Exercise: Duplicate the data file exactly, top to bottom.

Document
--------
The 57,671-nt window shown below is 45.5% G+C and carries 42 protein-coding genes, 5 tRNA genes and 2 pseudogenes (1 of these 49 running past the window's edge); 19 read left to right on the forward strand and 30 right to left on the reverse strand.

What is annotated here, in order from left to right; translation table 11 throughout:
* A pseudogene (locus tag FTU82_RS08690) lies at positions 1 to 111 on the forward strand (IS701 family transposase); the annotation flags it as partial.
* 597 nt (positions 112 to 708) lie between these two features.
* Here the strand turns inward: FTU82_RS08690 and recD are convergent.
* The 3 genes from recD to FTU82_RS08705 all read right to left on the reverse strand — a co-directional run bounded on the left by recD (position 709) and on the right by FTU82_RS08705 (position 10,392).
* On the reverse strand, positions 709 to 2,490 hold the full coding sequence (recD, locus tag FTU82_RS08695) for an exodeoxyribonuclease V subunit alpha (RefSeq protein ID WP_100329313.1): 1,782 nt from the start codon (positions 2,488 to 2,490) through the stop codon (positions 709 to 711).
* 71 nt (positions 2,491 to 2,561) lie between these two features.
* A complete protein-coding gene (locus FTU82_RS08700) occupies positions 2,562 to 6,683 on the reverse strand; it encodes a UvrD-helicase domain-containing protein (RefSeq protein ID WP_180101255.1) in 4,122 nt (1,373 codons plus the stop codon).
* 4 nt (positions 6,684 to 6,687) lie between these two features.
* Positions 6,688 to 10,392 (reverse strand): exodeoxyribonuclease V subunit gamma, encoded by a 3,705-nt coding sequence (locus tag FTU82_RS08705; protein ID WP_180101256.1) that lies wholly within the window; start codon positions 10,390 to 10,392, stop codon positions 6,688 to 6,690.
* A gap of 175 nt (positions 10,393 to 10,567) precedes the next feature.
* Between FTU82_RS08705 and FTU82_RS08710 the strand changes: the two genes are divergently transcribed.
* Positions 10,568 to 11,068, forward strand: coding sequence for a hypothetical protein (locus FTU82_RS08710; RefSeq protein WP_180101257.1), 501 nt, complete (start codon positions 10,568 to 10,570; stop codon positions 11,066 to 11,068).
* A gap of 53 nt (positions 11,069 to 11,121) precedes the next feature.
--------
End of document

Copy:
The 57,671-nt window shown below is 45.5% G+C and carries 42 protein-coding genes, 5 tRNA genes and 2 pseudogenes (1 of these 49 running past the window's edge); 19 read left to right on the forward strand and 30 right to left on the reverse strand.

What is annotated here, in order from left to right; translation table 11 throughout:
* A pseudogene (locus tag FTU82_RS08690) lies at positions 1 to 111 on the forward strand (IS701 family transposase); the annotation flags it as partial.
* 597 nt (positions 112 to 708) lie between these two features.
* Here the strand turns inward: FTU82_RS08690 and recD are convergent.
* The 3 genes from recD to FTU82_RS08705 all read right to left on the reverse strand — a co-directional run bounded on the left by recD (position 709) and on the right by FTU82_RS08705 (position 10,392).
* On the reverse strand, positions 709 to 2,490 hold the full coding sequence (recD, locus tag FTU82_RS08695) for an exodeoxyribonuclease V subunit alpha (RefSeq protein ID WP_100329313.1): 1,782 nt from the start codon (positions 2,488 to 2,490) through the stop codon (positions 709 to 711).
* 71 nt (positions 2,491 to 2,561) lie between these two features.
* A complete protein-coding gene (locus FTU82_RS08700) occupies positions 2,562 to 6,683 on the reverse strand; it encodes a UvrD-helicase domain-containing protein (RefSeq protein ID WP_180101255.1) in 4,122 nt (1,373 codons plus the stop codon).
* 4 nt (positions 6,684 to 6,687) lie between these two features.
* Positions 6,688 to 10,392 (reverse strand): exodeoxyribonuclease V subunit gamma, encoded by a 3,705-nt coding sequence (locus tag FTU82_RS08705; protein ID WP_180101256.1) that lies wholly within the window; start codon positions 10,390 to 10,392, stop codon positions 6,688 to 6,690.
* A gap of 175 nt (positions 10,393 to 10,567) precedes the next feature.
* Between FTU82_RS08705 and FTU82_RS08710 the strand changes: the two genes are divergently transcribed.
* Positions 10,568 to 11,068, forward strand: coding sequence for a hypothetical protein (locus FTU82_RS08710; RefSeq protein WP_180101257.1), 501 nt, complete (start codon positions 10,568 to 10,570; stop codon positions 11,066 to 11,068).
* A gap of 53 nt (positions 11,069 to 11,121) precedes the next feature.